In case the original bumpers of toilet seat 3 are too narrow to accommodate light unit 1 within the space provided between toilet seat 3 and toilet bowl rim 5, supplied bumpers 7,8 are approximately 0.60" (15 mm) high to insure adequate clearance for toilet light unit 1 away from toilet bowl rim 5.
As shown in FIG. 4, the electrical circuit consists of a single-cell battery 12 as a power source, a tilt-sensing mercury switch 13 and an incandescent lamp 6, which components 6, 12, 13 are shown in FIG. 5. Battery cell 12 is preferably an AAA alkaline battery cell which is held in place between two spring contacts 15, 15a and a plastic barrier 16, which is part of housing 14 of light unit 1. Mercury switch 13 is shown as a hermetically sealed housing 13a, which may be metal or another appropriate material, containing a small amount of mercury 13b that selectively bridges the two sealed contacts 15, 15a, depending on the locational tilt of switch 13.
Other alternate embodiments for a switch are available.
Mercury switch 13 is held to housing 14 by two integrally molded plastic clips 16, 16a. Clips 16, 16a maintain the appropriate tilt angle A, as shown in FIG. 6, to insure that lamp 6 of light unit 1 goes off when toilet seat 3 is in the lowered position, as shown in FIG. 6. No manual switch is provided in the preferred embodiment, since little use exists for its addition. Lamp 6 used is rated at 2.2 volts and 0.25 amperes. A type 222 Radion brand lamp from SPC Technology is an example. This type of lamp 6 has an integral lens 6a molded into the glass bulb 6a which focuses the light in the appropriate area region defined within the dashed lines L, L', as shown in FIG. 1.
The configuration of the light emitting front end 1e, such as a wall, maximizes light distribution of lamp bulb 6 or lamp bulb 106 therefrom while protecting lamp bulb 6 or lamp bulb 106 from external damage. Consequently, in order to maximize the illumination of sector L--L' upon toilet seat bowl 4 and toilet bowl rim 5, lamp 6 or lamp 106 are each provided within a recess 17 provided within front end 1e of light unit 1 so that gaps 17a, 17b are provided between recess walls if, 1g of light unit 1. Therefore, lamp 6 projects outward from recess 17 in a sector defined by lines L--L' of FIG. 1.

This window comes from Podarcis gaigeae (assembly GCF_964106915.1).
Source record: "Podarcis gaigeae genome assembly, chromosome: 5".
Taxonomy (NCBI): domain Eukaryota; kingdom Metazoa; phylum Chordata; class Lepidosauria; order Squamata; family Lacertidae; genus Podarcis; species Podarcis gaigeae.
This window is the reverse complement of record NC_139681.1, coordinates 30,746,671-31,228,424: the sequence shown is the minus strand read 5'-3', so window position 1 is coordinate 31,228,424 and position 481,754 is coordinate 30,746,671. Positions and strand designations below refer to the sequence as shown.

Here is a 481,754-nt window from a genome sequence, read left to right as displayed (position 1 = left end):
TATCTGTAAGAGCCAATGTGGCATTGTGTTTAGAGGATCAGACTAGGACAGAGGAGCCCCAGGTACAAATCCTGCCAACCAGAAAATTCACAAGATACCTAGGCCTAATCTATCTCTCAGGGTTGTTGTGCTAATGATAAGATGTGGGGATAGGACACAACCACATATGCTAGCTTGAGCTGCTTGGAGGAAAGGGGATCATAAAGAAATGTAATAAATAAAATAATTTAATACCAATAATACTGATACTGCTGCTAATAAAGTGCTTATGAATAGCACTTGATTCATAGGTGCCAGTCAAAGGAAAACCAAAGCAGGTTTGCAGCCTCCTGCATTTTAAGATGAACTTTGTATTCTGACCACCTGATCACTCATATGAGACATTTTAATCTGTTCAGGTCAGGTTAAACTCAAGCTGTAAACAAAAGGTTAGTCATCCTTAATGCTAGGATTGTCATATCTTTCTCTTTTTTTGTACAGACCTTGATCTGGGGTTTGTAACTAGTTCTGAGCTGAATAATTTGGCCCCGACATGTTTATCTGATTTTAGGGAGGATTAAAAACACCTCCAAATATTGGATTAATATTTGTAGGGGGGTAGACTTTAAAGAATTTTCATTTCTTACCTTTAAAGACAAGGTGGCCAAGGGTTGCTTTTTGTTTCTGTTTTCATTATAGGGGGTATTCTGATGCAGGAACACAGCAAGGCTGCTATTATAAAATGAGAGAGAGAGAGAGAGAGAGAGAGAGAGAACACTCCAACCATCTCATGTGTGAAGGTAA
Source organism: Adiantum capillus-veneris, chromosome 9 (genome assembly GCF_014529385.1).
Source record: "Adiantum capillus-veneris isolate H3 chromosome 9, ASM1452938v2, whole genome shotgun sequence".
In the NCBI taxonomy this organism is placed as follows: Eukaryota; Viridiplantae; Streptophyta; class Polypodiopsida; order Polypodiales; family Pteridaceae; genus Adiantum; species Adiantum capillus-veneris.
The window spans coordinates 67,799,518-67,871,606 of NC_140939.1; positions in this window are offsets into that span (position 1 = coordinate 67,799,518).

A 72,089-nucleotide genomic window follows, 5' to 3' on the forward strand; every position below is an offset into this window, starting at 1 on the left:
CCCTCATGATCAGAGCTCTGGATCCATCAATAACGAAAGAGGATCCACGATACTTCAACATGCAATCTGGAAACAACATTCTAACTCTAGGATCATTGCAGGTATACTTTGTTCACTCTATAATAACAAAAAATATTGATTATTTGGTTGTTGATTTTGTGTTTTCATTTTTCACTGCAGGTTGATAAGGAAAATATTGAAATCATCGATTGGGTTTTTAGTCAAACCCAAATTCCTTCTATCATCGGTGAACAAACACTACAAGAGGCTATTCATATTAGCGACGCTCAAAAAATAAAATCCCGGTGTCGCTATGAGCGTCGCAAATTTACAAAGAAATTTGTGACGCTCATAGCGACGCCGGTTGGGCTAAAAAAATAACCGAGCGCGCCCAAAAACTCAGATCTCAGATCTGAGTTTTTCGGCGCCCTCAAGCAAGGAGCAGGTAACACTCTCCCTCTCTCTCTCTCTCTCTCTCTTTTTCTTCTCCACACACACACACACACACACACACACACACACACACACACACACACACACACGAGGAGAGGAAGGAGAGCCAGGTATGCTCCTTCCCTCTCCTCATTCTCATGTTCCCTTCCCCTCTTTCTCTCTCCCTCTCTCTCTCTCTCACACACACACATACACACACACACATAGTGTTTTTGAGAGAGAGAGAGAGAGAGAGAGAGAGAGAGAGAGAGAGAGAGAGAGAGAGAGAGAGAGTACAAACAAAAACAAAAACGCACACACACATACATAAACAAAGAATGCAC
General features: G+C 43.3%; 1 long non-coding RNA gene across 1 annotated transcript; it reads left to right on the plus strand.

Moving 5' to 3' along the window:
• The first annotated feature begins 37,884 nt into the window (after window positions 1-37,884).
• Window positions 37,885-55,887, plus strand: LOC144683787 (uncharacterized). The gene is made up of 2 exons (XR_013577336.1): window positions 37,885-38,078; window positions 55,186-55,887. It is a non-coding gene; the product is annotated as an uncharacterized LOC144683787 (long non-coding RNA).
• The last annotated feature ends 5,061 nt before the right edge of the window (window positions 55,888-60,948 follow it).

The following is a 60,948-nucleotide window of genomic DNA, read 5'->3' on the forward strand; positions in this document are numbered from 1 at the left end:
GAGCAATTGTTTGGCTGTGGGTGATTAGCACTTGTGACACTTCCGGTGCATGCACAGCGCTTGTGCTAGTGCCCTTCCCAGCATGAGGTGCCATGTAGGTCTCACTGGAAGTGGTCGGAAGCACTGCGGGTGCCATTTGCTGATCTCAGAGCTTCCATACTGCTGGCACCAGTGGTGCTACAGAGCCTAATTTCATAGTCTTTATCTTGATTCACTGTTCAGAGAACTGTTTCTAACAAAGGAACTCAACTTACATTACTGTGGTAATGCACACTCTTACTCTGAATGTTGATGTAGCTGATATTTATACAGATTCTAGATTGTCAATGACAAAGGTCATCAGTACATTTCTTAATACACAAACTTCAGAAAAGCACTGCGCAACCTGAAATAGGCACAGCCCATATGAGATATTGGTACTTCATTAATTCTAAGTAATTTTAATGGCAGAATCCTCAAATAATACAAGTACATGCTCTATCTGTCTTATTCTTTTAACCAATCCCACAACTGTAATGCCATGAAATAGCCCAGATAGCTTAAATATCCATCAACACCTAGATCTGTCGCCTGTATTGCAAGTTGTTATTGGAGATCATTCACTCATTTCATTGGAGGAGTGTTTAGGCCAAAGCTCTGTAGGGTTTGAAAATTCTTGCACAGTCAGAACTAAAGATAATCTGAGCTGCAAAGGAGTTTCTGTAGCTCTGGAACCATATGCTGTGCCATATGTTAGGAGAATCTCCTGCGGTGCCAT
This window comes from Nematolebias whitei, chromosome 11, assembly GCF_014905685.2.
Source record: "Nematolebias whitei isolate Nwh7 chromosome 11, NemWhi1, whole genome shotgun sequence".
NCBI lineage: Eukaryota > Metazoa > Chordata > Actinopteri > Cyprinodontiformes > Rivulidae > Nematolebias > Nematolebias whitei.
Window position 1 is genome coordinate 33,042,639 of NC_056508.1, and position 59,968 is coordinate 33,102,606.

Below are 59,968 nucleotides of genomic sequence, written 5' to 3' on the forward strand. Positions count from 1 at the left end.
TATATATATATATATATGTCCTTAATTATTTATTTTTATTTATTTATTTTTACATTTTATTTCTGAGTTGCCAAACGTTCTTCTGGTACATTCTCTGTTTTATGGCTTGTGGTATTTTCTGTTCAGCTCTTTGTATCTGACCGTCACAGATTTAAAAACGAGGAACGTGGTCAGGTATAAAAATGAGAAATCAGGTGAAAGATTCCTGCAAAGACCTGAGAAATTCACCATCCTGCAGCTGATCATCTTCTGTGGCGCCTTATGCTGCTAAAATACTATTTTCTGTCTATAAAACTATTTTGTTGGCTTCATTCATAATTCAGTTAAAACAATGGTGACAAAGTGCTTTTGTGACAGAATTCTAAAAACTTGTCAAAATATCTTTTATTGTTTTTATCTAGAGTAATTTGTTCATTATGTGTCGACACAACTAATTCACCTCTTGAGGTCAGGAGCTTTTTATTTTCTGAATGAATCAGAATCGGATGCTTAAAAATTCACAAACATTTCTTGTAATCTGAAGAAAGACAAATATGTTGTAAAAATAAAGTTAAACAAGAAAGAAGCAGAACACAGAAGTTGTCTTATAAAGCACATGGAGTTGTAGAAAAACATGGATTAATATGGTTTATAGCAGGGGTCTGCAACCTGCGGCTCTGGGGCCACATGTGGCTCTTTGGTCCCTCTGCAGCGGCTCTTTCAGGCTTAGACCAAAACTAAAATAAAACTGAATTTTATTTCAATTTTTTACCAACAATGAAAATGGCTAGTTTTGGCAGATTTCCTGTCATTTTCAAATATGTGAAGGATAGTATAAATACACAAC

Moreover, to protect light bulbs 6 or 106 from damage, bulb 6 or bulb 106 extend to about the edge of front end 1e of light unit 1.
While the drawing FIGS. 1-8 generally show a box type shape, such as a generally flattened parallelepiped, it is known that other generally flattened shapes would be intended. For example, as shown in FIGS. 9 and 9A ,light unit 301 comprises a generally flattened cylinder, wherein a front light emitting end 301e is a convex portion of generally flattened cylindrical light body 301, having a recess 317 therein for insertion of light bulb 306 therein.
Moreover, light unit 301 may have an amusement related surface ornamentation or indicia, such as a simulated stitching marks of a baseball, as shown in FIGS. 9 and 9A. It is asserted, however, that other amusement related surface ornamentation or indicia may be affixed to cylindrical light unit 301, such as the curved seams, stippled surface and tan color of a basketball, or the plurality of pentagon shaped seams of a soccer ball. Moreover, licensed cartoon characters, licensed sports logos, such as professional baseball, hockey, basketball or football teams may be affixed to light unit 301, to attract a child's interest when urinating at night.
While the preferred embodiment of the present invention is for a toilet light, it is known that other uses are applicable in low light environments, such upon a lid of a hollow container with a hinged cover, such as a camping cooler or tool box, for use in poorly lit areas, such as at a wooded campsite or upon a darkened roadside at night.
By using a lamp, such as bulb 6 or bulb 106, rated at 2.2 volts at a nominal 1.5 volts provided by the single AAA cell, three advantages are realized. First, a softer light is provided which makes it easier to return to sleep. Secondly, the life of bulb 6 or bulb 106 is greatly extended, thereby permitting direct soldering of the connections; this saves the cost of a socket which would permit replacement of bulb 6 or lamp bulb 106. A third advantage is longer battery life. At 2.2 volts, lamp bulb 6 or lamp bulb 106 is designed to draw 250 milliamps, at 1.5 volts as used in the present invention, it only draws approximately 100 milliamps thereby extending battery life by over a factor of two.